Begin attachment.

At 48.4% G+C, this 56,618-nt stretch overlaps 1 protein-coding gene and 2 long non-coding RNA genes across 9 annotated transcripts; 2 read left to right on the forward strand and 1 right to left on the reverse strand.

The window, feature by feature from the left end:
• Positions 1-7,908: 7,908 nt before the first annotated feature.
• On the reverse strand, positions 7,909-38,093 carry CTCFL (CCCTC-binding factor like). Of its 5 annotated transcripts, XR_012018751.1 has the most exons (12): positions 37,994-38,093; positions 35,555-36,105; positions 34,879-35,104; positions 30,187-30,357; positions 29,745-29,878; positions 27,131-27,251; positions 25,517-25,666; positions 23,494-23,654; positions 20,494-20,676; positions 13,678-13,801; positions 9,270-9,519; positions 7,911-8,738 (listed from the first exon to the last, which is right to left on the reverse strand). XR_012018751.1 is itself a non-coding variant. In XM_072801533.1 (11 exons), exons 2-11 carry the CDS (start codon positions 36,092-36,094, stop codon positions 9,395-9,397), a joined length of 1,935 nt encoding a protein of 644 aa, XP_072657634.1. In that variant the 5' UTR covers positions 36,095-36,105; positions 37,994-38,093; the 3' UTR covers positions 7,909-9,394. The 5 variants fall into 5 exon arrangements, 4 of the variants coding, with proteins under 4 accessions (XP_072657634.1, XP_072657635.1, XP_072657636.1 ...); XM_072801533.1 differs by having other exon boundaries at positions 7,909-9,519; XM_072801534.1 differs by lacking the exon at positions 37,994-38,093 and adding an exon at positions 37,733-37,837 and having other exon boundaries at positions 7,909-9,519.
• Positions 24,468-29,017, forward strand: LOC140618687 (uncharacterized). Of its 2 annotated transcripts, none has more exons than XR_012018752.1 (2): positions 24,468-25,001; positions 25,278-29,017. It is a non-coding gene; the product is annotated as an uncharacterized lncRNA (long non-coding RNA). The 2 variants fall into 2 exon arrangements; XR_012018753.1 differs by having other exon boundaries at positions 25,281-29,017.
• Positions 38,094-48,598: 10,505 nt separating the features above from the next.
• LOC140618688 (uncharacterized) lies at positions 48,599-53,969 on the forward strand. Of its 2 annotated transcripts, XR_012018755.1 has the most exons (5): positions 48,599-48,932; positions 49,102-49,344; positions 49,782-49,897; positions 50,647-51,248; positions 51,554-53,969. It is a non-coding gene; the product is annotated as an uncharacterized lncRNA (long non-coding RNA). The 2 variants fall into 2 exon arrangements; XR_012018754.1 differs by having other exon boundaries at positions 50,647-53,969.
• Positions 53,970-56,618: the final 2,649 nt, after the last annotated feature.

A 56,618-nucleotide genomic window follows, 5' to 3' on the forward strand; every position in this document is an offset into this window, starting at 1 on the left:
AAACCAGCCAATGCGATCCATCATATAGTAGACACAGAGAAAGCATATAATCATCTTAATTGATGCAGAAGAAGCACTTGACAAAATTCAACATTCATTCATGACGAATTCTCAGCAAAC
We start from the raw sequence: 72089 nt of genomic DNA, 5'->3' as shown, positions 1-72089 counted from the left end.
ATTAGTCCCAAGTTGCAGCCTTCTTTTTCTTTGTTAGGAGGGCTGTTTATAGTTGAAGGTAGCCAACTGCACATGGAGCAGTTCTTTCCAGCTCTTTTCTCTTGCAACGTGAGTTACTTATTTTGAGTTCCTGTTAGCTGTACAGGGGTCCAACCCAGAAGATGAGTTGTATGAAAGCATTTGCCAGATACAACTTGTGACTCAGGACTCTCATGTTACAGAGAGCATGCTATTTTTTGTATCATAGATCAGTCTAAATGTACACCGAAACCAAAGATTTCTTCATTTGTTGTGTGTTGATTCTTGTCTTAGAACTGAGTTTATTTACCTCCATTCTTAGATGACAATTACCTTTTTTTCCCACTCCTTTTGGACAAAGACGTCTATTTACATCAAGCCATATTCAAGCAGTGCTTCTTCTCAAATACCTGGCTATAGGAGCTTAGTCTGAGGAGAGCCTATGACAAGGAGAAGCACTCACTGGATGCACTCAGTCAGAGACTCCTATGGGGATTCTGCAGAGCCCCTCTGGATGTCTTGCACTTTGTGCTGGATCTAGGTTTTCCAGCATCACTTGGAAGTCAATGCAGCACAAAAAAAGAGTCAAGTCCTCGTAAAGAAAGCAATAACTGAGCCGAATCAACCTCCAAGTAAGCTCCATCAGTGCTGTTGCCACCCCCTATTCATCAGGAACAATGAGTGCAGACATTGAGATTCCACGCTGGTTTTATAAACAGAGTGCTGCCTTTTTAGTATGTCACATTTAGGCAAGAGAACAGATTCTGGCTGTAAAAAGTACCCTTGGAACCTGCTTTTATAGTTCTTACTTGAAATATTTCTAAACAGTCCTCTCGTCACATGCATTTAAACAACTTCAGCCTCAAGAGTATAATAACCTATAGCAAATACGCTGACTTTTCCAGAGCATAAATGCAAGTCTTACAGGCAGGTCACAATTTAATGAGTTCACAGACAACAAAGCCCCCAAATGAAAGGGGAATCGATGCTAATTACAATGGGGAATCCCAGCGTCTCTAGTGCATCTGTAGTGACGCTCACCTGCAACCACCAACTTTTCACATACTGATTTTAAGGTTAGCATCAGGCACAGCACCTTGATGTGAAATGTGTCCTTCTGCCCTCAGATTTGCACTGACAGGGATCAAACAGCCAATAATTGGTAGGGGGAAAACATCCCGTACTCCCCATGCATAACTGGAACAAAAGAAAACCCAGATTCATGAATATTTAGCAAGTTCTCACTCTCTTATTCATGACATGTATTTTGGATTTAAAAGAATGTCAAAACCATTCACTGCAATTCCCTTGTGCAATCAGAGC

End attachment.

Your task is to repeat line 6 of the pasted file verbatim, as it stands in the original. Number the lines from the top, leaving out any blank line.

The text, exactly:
• Positions 38,094-48,598: 10,505 nt separating the features above from the next.